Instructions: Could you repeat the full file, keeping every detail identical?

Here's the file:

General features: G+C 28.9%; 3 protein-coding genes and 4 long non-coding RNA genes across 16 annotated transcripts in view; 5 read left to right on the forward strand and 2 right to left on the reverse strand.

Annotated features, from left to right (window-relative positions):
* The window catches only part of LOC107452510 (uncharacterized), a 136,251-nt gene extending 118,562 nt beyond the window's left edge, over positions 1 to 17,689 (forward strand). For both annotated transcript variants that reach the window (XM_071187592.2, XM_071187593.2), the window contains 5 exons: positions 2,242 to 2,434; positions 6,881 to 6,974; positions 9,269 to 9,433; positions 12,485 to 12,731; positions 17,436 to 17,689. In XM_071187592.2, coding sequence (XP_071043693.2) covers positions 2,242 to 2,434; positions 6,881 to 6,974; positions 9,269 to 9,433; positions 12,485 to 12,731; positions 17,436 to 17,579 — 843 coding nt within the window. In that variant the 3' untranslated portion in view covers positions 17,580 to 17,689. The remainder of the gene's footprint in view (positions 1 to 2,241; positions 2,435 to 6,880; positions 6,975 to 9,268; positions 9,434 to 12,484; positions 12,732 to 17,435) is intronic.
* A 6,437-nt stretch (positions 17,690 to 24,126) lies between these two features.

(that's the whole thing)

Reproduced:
General features: G+C 28.9%; 3 protein-coding genes and 4 long non-coding RNA genes across 16 annotated transcripts in view; 5 read left to right on the forward strand and 2 right to left on the reverse strand.

Annotated features, from left to right (window-relative positions):
* The window catches only part of LOC107452510 (uncharacterized), a 136,251-nt gene extending 118,562 nt beyond the window's left edge, over positions 1 to 17,689 (forward strand). For both annotated transcript variants that reach the window (XM_071187592.2, XM_071187593.2), the window contains 5 exons: positions 2,242 to 2,434; positions 6,881 to 6,974; positions 9,269 to 9,433; positions 12,485 to 12,731; positions 17,436 to 17,689. In XM_071187592.2, coding sequence (XP_071043693.2) covers positions 2,242 to 2,434; positions 6,881 to 6,974; positions 9,269 to 9,433; positions 12,485 to 12,731; positions 17,436 to 17,579 — 843 coding nt within the window. In that variant the 3' untranslated portion in view covers positions 17,580 to 17,689. The remainder of the gene's footprint in view (positions 1 to 2,241; positions 2,435 to 6,880; positions 6,975 to 9,268; positions 9,434 to 12,484; positions 12,732 to 17,435) is intronic.
* A 6,437-nt stretch (positions 17,690 to 24,126) lies between these two features.